Drugs are bad, mmkay? This perpetuates the PSA vibe that plagued last episode, but happily tosses that into just one small subplot, saving us from the bombardment of preachiness that could so easily drown out any of its potential merit. Andie's descent into junkiedom is hilariously speedy, but at least the writers added some vague excuse for her near-death experience, what with the ecstasy reacting badly with the medication she's already on. It's not quite 90210 territory (didn't Kelly Taylor become a coke addict in the space of, like, a day?), but there's definitely a feeling that the show is bashing you over the head with a "very important message".
You can understand why Andie would want to escape. She's had a really crummy existence over the last couple of years, regardless of some of it being self-induced. But I feel for her, too. She lost Pacey, and now sees everything he has and understandably there's some resentment there. But, unlike Dawson, she acts out in this tragic way, where everything's mostly repressed and hidden. She and Dawson are actually pretty similar, it's unfortunate they never hooked up at one point or another.
Where Great Xpectations rises above the preachiness is in its other stories. I'm happy that the show has turned a corner on the Dawson/Pacey angst, even if there's still this general frostiness whenever they're together. I actually think it's Gretchen's presence. She's getting closer with Dawson, more intimate, and it was nice of Joey to at least raise the possibility of something romantic between them. Gretchen herself has already sort of assumed Joey's old role in Dawson's life, since they're always talking openly about their emotions, while he goes to Gretchen first with the news of his mom's pregnancy.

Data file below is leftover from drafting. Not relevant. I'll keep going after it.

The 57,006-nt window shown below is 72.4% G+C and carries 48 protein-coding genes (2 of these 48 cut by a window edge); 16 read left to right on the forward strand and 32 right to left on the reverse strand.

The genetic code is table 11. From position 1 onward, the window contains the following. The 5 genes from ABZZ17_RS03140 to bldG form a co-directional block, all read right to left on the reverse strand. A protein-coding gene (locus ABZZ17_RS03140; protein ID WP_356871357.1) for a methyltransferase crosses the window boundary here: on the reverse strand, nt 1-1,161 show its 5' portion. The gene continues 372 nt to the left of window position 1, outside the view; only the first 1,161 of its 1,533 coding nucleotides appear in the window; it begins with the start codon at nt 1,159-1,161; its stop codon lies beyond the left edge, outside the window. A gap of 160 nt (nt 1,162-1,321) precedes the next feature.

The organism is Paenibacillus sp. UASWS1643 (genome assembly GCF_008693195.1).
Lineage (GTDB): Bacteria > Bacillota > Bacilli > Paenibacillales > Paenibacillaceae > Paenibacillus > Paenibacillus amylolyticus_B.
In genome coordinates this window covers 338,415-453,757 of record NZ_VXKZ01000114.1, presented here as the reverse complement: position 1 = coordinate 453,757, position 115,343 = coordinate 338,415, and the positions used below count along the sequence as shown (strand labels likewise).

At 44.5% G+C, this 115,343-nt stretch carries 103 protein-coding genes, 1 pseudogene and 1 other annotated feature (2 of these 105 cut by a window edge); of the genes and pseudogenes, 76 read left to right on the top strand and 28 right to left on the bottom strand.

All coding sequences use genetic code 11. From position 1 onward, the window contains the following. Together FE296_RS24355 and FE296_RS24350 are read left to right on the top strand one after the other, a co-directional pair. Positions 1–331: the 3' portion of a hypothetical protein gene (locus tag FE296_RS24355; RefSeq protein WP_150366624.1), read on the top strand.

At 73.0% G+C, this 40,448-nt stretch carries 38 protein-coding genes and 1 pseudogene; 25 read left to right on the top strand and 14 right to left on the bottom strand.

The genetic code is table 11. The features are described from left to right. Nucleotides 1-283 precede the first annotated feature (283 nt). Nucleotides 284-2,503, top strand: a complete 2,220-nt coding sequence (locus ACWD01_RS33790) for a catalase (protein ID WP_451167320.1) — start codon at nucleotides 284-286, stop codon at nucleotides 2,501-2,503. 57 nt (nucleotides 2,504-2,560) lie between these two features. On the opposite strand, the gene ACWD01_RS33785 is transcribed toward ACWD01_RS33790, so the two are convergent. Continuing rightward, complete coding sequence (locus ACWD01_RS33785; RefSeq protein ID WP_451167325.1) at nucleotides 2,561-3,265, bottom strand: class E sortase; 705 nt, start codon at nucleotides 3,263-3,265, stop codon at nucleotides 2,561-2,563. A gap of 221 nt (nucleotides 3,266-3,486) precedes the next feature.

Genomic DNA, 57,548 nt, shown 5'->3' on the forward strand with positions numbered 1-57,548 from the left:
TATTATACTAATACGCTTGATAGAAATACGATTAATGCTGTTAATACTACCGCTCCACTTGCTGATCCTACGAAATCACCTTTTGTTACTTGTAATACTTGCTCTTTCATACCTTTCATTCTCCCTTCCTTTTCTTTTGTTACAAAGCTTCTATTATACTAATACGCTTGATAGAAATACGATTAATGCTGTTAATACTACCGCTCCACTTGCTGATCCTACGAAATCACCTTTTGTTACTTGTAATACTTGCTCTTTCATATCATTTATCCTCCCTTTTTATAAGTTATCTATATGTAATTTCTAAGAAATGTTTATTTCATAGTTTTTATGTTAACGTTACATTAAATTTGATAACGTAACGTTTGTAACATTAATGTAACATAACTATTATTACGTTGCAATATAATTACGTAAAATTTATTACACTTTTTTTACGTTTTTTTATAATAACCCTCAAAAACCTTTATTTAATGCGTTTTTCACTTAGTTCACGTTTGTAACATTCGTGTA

The writers seem to insist on making the Dawson's ensemble a bunch of strange non-teenagers with their whole "eww, raving and having fun is so gross" vibe, but I liked that they rooted Pacey's recent melancholy in the destruction of his boat. I didn't really talk about it in my review of Two Gentlemen of Capeside, but it was pretty saddening to see such a literal depiction of his relationship with Joey go down like that. It's left a hole in his heart, and I'm hoping it's not being used as some kind of metaphor for their crumbling coupling. That'll just be depressing.
There's an annoying sense that the writers are cycling through a checklist of 'issues' lately, but the characters were at least recognizable this week, every member of the cast being used effectively. I also liked the rave being used as a backdrop to all the angst, something shiny and new and different for Capeside. You can only see that same sun-baked creek so often before you want to unload a can of pepper-spray in your eyes. B-
Guest stars Sasha Alexander (Gretchen Witter); Mark Matkevich (Drue Valentine); David Dukes (Joseph McPhee)
Writer Nan Hagan Director Bruce Seth Green